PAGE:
MikeyC

Active Member
Camino(s) past & future
CF - September 2016
CF - April May 2017
Shikoku - October 2017
Kumano Kodo - October 2017
CF - 2019
Yes, I have done fine on three other Caminos with my minimal Spanish and earnestness. This time I am asking specifically about the Catalan region, where I have heard this is more difficult.
Point taken. According to Wikipedia more than 95% of Catalans understand and can speak Spanish or Castilian as they call it. We visit the region most years and my rusty Spanish has usually sufficed.
 

Pelegrin

Veteran Member
Camino(s) past & future
Primitivo June 2013
SJPP - Logroño June 2014
Ingles July2016
Point taken. According to Wikipedia more than 95% of Catalans understand and can speak Spanish or Castilian as they call it. We visit the region most years and my rusty Spanish has usually sufficed.
Yes, in Cataluña you won't have any problem using Spanish.
But those with a very good command, could find a local reluctant to speak in Spanish.
In this case say "jo soc pelegri(or turista), no parlo Catala" and then the local will speak Spanish.
 

Via2010

Active Member
Camino(s) past & future
06/07 & 12 Camino Francés, 08-10 Via de la Plata, 13/14 & 17 Camino Portugués, 18 Camino Primitivo
Spain has more than 80 million tourists annually so the hospitality industry is used to dealing with non Spanish speakers. Learn a few words of Spanish and there's always Google translate. You'll be fine.
I think, this view is rather blue-eyed if you are walking on a camino passing through the less touristic countryside, such as the Camino Catalan.
You should know sufficient spanish to ask for the key of the albergue, the direction or alternative accomodation.
A knowledge of catalan is not necessary as all children in Catalonia still learn spanish at school. But you cannot expect them to learn English as a foreign language. Especially French is more popular in Catalonia as it is just accross the border.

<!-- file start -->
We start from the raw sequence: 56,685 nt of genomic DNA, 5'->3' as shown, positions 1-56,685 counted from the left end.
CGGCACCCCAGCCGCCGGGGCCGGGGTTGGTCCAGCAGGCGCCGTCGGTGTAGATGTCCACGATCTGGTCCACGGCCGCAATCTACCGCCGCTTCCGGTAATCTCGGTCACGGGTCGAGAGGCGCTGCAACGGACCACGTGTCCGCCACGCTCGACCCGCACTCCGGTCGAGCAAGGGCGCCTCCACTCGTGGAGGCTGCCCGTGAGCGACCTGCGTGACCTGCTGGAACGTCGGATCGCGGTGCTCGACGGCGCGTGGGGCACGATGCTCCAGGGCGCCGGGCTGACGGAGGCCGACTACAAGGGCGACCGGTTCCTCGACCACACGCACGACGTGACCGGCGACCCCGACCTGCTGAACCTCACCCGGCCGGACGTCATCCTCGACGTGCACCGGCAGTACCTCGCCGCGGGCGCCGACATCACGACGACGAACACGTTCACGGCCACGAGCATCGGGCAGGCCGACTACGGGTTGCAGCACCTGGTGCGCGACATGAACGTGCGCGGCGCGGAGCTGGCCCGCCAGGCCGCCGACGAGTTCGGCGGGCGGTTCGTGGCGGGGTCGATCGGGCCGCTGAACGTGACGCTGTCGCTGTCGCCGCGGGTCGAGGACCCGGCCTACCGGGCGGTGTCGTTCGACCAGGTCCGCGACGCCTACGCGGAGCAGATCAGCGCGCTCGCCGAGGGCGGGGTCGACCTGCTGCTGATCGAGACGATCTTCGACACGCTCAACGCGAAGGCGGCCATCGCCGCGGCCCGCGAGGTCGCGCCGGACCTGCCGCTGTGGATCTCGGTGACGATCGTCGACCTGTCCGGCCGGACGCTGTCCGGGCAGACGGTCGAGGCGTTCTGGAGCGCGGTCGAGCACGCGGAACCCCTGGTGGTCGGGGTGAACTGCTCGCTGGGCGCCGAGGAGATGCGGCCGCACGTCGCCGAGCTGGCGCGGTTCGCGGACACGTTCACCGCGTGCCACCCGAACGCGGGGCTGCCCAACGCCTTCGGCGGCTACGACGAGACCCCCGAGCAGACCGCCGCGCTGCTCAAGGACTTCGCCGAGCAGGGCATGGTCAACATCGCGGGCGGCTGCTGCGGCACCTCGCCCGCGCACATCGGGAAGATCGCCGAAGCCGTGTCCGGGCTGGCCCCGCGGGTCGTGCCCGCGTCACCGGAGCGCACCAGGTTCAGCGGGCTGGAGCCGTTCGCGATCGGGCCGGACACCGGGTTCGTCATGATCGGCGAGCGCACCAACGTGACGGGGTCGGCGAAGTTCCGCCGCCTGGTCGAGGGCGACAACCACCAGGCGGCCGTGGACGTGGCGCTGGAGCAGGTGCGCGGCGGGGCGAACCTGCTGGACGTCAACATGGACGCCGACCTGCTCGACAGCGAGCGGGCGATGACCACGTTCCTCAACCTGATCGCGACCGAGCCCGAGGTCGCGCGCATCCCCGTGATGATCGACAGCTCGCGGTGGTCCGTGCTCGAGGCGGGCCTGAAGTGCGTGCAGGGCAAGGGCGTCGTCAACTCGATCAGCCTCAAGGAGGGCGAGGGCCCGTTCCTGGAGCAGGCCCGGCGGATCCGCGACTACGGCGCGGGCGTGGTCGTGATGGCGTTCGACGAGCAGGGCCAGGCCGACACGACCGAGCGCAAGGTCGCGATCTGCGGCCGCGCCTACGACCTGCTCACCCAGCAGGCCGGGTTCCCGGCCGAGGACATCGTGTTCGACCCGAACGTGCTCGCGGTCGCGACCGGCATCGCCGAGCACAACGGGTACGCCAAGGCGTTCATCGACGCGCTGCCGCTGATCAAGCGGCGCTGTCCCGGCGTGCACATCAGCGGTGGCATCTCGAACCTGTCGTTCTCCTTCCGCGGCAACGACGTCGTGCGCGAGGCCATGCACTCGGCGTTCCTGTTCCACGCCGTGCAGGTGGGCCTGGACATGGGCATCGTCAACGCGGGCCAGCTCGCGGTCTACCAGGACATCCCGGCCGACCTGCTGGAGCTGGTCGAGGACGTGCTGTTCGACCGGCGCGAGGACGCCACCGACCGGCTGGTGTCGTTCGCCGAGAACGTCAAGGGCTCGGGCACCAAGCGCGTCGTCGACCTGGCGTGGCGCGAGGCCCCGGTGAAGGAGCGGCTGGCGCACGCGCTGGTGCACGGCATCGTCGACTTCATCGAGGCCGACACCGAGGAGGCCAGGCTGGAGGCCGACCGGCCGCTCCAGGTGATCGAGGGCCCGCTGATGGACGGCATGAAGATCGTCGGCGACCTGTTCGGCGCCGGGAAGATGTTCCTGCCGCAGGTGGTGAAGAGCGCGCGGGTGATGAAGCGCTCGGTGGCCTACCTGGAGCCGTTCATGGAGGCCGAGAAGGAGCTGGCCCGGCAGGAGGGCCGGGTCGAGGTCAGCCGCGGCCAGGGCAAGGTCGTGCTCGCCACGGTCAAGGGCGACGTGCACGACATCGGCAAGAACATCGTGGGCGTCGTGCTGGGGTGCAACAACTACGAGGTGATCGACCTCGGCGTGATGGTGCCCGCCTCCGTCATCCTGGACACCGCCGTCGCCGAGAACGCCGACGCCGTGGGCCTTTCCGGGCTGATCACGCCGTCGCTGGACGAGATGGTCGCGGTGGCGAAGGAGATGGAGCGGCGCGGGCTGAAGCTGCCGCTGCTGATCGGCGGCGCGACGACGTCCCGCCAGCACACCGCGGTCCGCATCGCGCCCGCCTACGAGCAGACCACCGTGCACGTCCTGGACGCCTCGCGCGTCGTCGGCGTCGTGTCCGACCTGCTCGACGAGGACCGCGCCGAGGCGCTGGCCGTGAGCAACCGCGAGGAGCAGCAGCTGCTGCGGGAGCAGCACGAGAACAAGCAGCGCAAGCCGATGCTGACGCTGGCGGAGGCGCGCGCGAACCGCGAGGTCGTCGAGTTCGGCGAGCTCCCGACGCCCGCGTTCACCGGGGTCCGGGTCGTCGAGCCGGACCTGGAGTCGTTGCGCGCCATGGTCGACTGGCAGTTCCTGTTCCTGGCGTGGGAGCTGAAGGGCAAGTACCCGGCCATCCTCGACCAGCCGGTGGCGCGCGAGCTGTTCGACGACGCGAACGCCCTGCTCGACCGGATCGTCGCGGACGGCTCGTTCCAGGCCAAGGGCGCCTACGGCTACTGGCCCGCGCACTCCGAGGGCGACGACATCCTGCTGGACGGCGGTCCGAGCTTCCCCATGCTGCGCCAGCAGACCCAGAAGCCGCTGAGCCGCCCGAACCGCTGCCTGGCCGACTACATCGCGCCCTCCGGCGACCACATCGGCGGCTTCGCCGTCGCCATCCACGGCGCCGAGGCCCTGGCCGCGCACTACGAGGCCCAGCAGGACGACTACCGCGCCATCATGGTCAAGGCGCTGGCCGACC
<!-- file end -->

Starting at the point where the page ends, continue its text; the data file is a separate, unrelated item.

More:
BC
Alexandra
 
Camino(s) past & future
(2015) Frances
(2018) Portuguese
(2019) VdP Seville to Salamanca
(2020) VdP Salamanca to Santiago
In today's technical environment, I can remember more than a couple occasions where a conversation was held with me talking into my iPhone in English and showing the Spanish to the person I was talking to with them speaking Spanish into their phone and showing me the English. That said, it doesn't take more than a few phrases like please, thank you, what time is dinner, where's the bathroom, do you have my luggage (transport), do you have a stamp, and what time is breakfast will go a long way. As others have said, Spain has a long and splendid history of welcoming travelers. As long as you try to be polite, not be pushy or arrogant, and not expect any English, people will go out of their way to help you out.
 

C clearly

Moderator
Staff member
Camino(s) past & future
Frances (2012, 2014, 2015, 2016), VDLP (2017), Mozarabe (2018), Vasco/Bayona (2019)
I think this is where a poll of introverts vs. extroverts would be interesting. I am quite uncomfortable bumbling my way in a foreign language. I can do it, being respectful, etc., but it is contrary to my somewhat introvert nature. A more extroverted person may enjoy it more.
 
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Camino(s) past & future
(2015) Frances
(2018) Portuguese
(2019) VdP Seville to Salamanca
(2020) VdP Salamanca to Santiago
I'm with you on that. I always feel embarrassed and stupid with my lack of fluent Spanish. On the other hand, I can have a great conversation with 4 year olds :) With few exceptions, the Spanish hospitality shows and I muddle through.
 

lindam

Active Member
Camino(s) past & future
Frances, VDLP, Invierno, Portuguese, Madrid, Ingles, Fisterra, Muxia, Catalan/Aragones/Loyola Norte
I read on a different web site that Catalan and/or Spanish is a must on this route. I'm hoping to walk from Barcelona to Logrono this spring but I only have a small amount of Spanish and zero Catalan. Will I be OK? Thanks in advance!
I have walked this route twice. As an expat living in Barcelona, I have some very basic Catalan and a little Spanish I have acquired while walking Camino routes elsewhere in Spain. Certainly many, if not most, young people have some English. Other people without English are always very kind and patient. I have never found language to be a problem, sometimes having to gesture wildly or draw pictures! As an aside, it is quite remarkable the reception I get when trying to use even a few Catalan words. Once while in a small food shop along this Camino, my husband and I asked for a few items in Catalan. We actually had locals applauding us for trying to use some of their language. (Everyone speaks Spanish as a second language by the way.) Have no fears! It is a lovely Camino. You will enjoy yourself.